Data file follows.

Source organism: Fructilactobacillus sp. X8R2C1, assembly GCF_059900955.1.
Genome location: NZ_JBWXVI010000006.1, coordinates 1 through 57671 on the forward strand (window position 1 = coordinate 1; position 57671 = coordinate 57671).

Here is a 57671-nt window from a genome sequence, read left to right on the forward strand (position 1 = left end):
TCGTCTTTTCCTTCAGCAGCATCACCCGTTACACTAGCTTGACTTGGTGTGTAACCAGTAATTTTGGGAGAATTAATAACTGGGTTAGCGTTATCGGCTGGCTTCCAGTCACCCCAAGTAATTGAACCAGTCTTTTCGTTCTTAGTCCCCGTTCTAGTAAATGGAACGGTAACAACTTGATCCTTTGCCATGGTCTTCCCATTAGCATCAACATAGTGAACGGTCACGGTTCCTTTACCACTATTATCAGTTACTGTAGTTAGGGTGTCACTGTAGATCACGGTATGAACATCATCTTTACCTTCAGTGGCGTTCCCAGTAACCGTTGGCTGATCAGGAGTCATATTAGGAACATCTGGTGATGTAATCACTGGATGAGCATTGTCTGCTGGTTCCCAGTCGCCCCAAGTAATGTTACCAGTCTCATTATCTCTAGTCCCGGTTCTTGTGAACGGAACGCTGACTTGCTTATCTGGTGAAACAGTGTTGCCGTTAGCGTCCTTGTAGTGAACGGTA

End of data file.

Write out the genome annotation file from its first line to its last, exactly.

Source organism: Fructilactobacillus sp. X8R2C1, assembly GCF_059900955.1.
Genome location: NZ_JBWXVI010000006.1, coordinates 1 through 57671 on the forward strand (window position 1 = coordinate 1; position 57671 = coordinate 57671).

Here is a 57671-nt window from a genome sequence, read left to right on the forward strand (position 1 = left end):
TCGTCTTTTCCTTCAGCAGCATCACCCGTTACACTAGCTTGACTTGGTGTGTAACCAGTAATTTTGGGAGAATTAATAACTGGGTTAGCGTTATCGGCTGGCTTCCAGTCACCCCAAGTAATTGAACCAGTCTTTTCGTTCTTAGTCCCCGTTCTAGTAAATGGAACGGTAACAACTTGATCCTTTGCCATGGTCTTCCCATTAGCATCAACATAGTGAACGGTCACGGTTCCTTTACCACTATTATCAGTTACTGTAGTTAGGGTGTCACTGTAGATCACGGTATGAACATCATCTTTACCTTCAGTGGCGTTCCCAGTAACCGTTGGCTGATCAGGAGTCATATTAGGAACATCTGGTGATGTAATCACTGGATGAGCATTGTCTGCTGGTTCCCAGTCGCCCCAAGTAATGTTACCAGTCTCATTATCTCTAGTCCCGGTTCTTGTGAACGGAACGCTGACTTGCTTATCTGGTGAAACAGTGTTGCCGTTAGCGTCCTTGTAGTGAACGGTA